FIG. 6 shows in more detail the shaper 50 and the divide by 90 circuit 51.
The shaper 50 consists of a monostable circuit 61 provided with Q and Q outputs, and an inverter 62 connected to the Q output of the monostable circuit 50. The divide by 90 circuit 51 includes two up/down decade counters 63 and 64. The decade counters 63 and 64 have their clock inputs connected to the output of the inverter 62 to receive the shaped B signal pulses which in one example have a length of 1 microsecond. The counter 63 counts all pulses supplied to its clock input but the counter 64 has a clock enable input 65 connected to the carry output 66 of the counter 63 where a carry signal C1 appears only when the count in the counter 63 is at 9 or 0. Consequently the counter 64 operates a tens decade, counting only those shaped B signal pulses which change the count in the counter 63 from 9 to 0, or from 0 to 9 when counting down. The counter 64 also has a carry output 67 at which a carry signal C2 appears only when the count in the counter 64 is at 9 or 0. However, as will be explained hereinafter, the count 9 is never allowed to appear in the counter 64 and consequently the appearance of C2 always indicates zero count in the counter 64.
The A signal pulses are supplied as shown to up/down control inputs of the decade counters 63 or 64 and it is arranged that the counter 63 and 64 count up when the shaped B signal pulses arrive during a high A signal A and down when these clock pulses arrive during a low A signal A. The counts with which the counter 63 and 64 are reset determined by signals applied to four inputs V, W, X and Y of each counter during the application of a load control signal applied to each load control input LD of each counter 63 or 64. Inputs W and X of the counter 63 and V, W and X of the counter 64 are permanently grounded. to logic 0. The inputs Y of the counters 63 and 64 are coupled as shown by a NOR gate 68 to be controlled by the A signal and the delayed REF signal produced by coupling the REF signal through a 1 microsecond delay monostable 49'. The V input of the counter 63 is also controlled by the NOR gate 68. Consequently when counting up, the counters 63 and 64 reset to 0000, and when counting down, the counter 64 resets to 1000=8, and the counter 63 resets to 1001=9, unless the REF signal is high when they reset to 0000. Since the duration of a high level of the delayed REF signal, i.e. the duration of a pulse generated by the monostable 49' is shorter than one cycle of the A signal, on the occurrence of the next shaped B signal pulse after the delayed REF signal has reset the counters 63 and 64 to 0000, these counters are reset to 89 as required.
The load control input terminals LD of the counters 63 and 64 are connected to the output of a two input OR gate 69 which receives the delayed REF signal and the logic level at the output of a NOR gate 70 as input signals. Thus the REF signal ensures that the counting cycles of the counters 63 and 64 are related to the angular position of the encoder disc 43 and hence to the position of the top line of the picture of a film frame to be scanned by resetting the counters 63 and 64 to zero at a predetermined position of every twelfth film frame moving through the film gate 34. The output of the OR gate 69 is also connected at 71 to the load control input of the patch position counter 52 so that this counter 52 is reset at the correct times in relation to the movement of the film.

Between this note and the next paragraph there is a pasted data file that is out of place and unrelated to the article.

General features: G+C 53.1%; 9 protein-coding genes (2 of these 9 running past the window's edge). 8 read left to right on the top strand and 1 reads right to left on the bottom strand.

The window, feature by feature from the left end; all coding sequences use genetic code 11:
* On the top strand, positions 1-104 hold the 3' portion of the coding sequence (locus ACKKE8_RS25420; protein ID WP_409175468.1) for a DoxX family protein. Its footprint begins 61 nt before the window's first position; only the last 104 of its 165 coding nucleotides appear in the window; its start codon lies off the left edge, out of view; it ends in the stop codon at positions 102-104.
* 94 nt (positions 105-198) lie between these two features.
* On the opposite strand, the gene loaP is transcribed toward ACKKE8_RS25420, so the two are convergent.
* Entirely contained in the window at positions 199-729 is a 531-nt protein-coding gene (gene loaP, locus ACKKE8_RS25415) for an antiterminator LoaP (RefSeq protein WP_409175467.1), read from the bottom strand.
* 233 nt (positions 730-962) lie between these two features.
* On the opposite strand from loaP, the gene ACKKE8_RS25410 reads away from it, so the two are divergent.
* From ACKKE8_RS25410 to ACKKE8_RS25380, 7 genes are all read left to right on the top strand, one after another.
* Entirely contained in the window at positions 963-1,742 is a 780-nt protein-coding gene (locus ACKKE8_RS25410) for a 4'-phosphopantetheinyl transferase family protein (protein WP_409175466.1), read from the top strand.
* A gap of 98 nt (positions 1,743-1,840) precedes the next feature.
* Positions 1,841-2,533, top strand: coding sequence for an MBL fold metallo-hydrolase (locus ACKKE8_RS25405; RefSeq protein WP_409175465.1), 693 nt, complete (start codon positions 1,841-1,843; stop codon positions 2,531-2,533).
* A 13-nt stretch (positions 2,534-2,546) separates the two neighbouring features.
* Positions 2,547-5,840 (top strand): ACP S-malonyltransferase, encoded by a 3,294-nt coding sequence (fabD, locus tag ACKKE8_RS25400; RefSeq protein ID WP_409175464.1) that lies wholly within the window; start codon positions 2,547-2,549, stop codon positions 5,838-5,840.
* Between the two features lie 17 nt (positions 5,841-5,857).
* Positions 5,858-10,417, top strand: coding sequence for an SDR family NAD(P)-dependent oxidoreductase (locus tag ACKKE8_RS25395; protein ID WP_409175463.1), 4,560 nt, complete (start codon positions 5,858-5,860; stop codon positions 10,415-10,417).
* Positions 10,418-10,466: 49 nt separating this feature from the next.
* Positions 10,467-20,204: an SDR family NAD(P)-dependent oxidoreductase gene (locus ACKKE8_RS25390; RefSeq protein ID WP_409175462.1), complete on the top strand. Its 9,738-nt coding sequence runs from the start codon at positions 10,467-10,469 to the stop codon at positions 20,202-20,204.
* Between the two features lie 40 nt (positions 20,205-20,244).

The NOR gate 70 has two inputs one of which receives the Q output signal of the monostable circuit 61 and the other the output signal of a latch circuit 72 formed by four NAND gates and an inverter connected as shown in a manner which will be readily understood by those skilled in the art. The latch circuit 72 receives two input signals, the Q output signal of the monostable circuit 61 and the output signal of a two input OR gate 73. Application of the Q output signal of the monostable circuit 61 to the NOR gate 70 ensures that the output of the NOR gate 70 responds to the output of the latch circuit 72 only when the Q output of the monostable circuit 61 is high, the logic being 1 for a high level signal and 0 for a low level signal. The inputs of the four NAND gates of the latch circuit 72 are referenced a, b, c, d, e, f, g and h as shown in FIG. 6 and it will be seen that the inputs c and d receive the Q output signal of the monostable circuit 61. As will be explained hereinafter, it is arranged that the output logic signal of the OR gate 73 is 0 only at those times at which the counters 63 and 64 are to be reset. When a=0 and c=d=1, h=0. When a=1 and c=d=1, h=1. Since the Q output of the monostable circuit 61 controls the NOR gate 70, the output of the NOR gate 70 goes to 1 only at times when h=0 and c=d=0. When c=d=0, the NAND gates with inputs a and b are inhibited and hence the output h of the latch cannot change while the NOR gate 70 is open. Consequent the NOR gate 70 can supply logic 1 to the OR gate 69 only when there is both a logic 1 at the Q output of the monostable circuit 61 and a=0. For a=0, the condition is, for counting up, A=1, C1 =0, C2 =1 and Q4 =1 where Q4 is the binary output for a count of 8 in the counter 64, and, for counting down, A=0, C1 =0, C2 = and Q4 =0. The OR gate 73 and a combination of an AND gate 74 and two NOR gates 75 and 76 connected as shown detect these conditions and provide logic 0 at a for these conditions and logic 1 at a for any other conditions. Thus resetting pulses appear at the output of the OR gate 69 whenever the counters 63 and 64 reach 89 when counting up or 0 when counting down.